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Ontario Tech acknowledges the lands and people of the Mississaugas of Scugog Island First Nation.

We are thankful to be welcome on these lands in friendship. The lands we are situated on are covered by the Williams Treaties and are the traditional territory of the Mississaugas, a branch of the greater Anishinaabeg Nation, including Algonquin, Ojibway, Odawa and Pottawatomi. These lands remain home to many Indigenous nations and peoples.

We acknowledge this land out of respect for the Indigenous nations who have cared for Turtle Island, also called North America, from before the arrival of settler peoples until this day. Most importantly, we acknowledge that the history of these lands has been tainted by poor treatment and a lack of friendship with the First Nations who call them home.

This history is something we are all affected by because we are all treaty people in Canada. We all have a shared history to reflect on, and each of us is affected by this history in different ways. Our past defines our present, but if we move forward as friends and allies, then it does not have to define our future.

Learn more about Indigenous Education and Cultural Services

Mr. Grantley Morris

Grantley Morris

Doctor of Laws, honoris causa

Faculty of Social Science and Humanities

For his outstanding philanthropic efforts and his contribution to community development in Durham Region, we are proud to confer upon Mr. Grantley Morris the honorary degree of Doctor of Laws.

To say that Mr. Morris is grounded in community is to speak to both his professional career and to his volunteer work.

He began his working life in 1960 as Draftsman at the Barbados Ministry of Transport where he was involved in designing roads and airport infrastructure. He later joined the Natural Gas Corporation of Barbados, rising to the position of Senior Mains Assistant and Acting Distribution Superintendent. After immigrating to Canada in 1966, his knowledge and practical experience led to an 18-year career as a Senior Planner with the Ontario Government. He also earned a Bachelor of Arts degree in Urban Studies from York University and subsequently a Master of Education degree from the University of Toronto.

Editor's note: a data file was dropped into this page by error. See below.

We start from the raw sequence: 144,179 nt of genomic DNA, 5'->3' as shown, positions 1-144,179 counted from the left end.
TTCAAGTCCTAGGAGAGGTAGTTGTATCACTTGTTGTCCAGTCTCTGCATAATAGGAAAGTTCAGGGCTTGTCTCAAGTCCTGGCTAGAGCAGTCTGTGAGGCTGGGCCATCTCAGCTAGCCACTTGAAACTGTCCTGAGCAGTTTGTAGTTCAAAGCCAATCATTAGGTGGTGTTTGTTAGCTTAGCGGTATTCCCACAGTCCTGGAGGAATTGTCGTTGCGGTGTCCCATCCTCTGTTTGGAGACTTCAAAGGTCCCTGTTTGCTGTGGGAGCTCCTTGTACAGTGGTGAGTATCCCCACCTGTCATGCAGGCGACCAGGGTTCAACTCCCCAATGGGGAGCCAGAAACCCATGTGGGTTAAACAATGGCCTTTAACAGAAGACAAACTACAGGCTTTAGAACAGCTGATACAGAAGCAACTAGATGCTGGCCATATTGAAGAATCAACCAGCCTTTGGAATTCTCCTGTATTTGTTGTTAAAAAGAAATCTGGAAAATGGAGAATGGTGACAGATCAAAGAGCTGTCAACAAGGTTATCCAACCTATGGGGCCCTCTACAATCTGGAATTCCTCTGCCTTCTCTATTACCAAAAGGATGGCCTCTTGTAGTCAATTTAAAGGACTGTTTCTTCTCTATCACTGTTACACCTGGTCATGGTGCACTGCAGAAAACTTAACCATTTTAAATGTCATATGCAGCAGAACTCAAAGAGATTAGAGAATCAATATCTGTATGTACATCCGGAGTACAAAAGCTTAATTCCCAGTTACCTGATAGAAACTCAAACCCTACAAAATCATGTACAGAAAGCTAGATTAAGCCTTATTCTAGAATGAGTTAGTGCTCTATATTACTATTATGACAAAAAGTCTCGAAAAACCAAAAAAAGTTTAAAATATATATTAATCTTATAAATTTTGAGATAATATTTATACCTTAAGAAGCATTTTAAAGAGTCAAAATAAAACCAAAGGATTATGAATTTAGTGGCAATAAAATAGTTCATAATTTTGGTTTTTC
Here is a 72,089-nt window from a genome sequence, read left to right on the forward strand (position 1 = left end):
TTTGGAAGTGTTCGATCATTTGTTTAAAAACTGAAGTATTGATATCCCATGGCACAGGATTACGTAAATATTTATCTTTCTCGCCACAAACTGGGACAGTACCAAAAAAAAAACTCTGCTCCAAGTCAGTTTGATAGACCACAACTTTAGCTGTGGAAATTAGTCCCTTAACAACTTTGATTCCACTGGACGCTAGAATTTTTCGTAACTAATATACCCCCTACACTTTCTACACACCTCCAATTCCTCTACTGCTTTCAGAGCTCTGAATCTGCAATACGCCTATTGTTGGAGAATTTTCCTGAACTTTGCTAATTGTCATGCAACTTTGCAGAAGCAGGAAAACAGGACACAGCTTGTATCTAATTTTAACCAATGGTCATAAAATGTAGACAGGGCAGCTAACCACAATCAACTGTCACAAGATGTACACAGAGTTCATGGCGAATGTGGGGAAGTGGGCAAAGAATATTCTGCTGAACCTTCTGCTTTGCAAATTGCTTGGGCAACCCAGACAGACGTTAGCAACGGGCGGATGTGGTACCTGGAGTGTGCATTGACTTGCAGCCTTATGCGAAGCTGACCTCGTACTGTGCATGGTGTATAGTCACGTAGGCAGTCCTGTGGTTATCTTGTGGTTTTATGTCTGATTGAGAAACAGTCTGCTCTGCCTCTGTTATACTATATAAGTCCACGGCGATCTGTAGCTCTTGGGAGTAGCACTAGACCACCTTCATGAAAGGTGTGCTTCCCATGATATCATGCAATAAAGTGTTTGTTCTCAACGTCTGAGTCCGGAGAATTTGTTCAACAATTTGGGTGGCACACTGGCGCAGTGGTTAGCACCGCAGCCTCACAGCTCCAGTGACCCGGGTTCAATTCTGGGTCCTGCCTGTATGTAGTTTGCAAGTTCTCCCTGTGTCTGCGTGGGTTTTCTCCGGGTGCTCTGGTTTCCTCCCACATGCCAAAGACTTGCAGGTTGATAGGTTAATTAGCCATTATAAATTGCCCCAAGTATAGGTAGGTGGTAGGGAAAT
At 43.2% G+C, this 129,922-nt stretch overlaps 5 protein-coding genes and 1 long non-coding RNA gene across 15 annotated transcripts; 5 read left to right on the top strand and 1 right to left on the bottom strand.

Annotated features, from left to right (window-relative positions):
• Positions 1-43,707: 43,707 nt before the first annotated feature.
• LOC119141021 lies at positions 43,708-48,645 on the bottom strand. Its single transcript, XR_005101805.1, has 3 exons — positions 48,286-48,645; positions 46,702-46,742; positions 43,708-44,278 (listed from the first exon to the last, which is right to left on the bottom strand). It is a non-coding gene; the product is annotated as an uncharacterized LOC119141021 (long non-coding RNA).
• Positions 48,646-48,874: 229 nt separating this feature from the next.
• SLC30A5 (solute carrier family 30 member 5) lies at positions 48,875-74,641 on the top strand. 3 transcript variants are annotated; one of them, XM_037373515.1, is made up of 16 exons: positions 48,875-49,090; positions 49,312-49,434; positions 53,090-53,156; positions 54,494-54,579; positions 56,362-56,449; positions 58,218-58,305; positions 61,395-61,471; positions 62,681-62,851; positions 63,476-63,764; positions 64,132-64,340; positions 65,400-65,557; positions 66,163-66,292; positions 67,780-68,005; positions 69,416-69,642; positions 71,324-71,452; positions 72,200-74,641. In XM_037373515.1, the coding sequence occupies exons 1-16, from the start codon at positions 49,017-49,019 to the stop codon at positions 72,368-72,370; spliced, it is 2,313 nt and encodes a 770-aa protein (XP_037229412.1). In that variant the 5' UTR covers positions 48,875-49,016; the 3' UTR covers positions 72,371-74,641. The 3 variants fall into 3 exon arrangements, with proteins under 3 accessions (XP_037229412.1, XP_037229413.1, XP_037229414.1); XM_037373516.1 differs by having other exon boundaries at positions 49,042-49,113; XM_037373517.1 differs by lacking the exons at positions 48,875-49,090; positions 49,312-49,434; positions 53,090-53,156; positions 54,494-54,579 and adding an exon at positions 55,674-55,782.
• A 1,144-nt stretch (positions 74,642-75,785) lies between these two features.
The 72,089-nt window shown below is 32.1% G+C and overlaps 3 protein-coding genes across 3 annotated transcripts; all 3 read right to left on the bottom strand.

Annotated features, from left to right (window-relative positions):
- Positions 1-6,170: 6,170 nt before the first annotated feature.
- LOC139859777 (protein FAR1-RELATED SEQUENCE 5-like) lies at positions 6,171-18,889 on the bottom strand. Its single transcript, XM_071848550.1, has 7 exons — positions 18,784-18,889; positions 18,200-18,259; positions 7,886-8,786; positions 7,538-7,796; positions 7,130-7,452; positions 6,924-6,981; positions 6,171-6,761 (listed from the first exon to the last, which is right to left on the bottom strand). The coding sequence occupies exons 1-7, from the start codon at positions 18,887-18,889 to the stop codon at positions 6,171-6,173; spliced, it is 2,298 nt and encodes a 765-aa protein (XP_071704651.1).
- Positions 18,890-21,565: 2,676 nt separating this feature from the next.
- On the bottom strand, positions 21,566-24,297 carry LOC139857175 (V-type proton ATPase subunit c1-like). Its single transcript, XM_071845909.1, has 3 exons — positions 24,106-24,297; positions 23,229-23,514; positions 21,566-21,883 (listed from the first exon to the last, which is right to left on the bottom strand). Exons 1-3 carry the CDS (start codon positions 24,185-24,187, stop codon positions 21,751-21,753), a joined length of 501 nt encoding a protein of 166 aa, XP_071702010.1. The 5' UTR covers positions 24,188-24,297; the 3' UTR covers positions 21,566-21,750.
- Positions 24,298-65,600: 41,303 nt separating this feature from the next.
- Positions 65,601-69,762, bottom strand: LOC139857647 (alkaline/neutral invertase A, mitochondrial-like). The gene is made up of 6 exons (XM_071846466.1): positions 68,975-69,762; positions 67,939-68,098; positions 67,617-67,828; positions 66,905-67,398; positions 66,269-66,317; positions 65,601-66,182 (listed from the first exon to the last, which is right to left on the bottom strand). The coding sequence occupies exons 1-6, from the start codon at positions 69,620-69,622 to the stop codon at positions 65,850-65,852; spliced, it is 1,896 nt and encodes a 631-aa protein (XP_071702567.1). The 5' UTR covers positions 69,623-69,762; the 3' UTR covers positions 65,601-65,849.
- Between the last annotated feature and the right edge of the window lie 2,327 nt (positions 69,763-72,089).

In 1984, his mix of professional skill and entrepreneurial zeal resulted in the creation of his firm, Grant Morris Associates Limited, which continues to provide expert advice on urban development to architects, engineers, surveyors and land owners. In 1991 Mr. Morris was invited to join the Ontario Municipal Board as a Tribunal Judge, where he ruled on matters governed by the Ontario Planning Act. He has also served as a guest lecturer in university programs focused on urban studies and survey work.

While his professional expertise is well known in many circles, he is perhaps best known in Durham Region for his commitment to serving others and giving back to the community.

Each year at what has become known as The Caribbean Event, Mr. Morris and his wife, Patricia Sammy, open their home to hundreds of supporters and members of the Barbadian-Canadian community to raise money for scholarships and financial support to students in Barbados and in Canada. Through this event, along with personal contributions, Mr. Morris has also pledged an endowment targeted at $1 million to assist students in need, many of whom study at the University of Ontario Institute of Technology.

Mr. Morris is the recipient of many awards, including the Barbados Award for Philanthropy, the Harry Jerome Lifetime Achievement Award from the Black Business and Professional Association, the African Canadian Achievement Award for Excellence in Community Service, and the Pride of Barbados Award for outstanding activity in the Barbados diaspora from the Government of Barbados.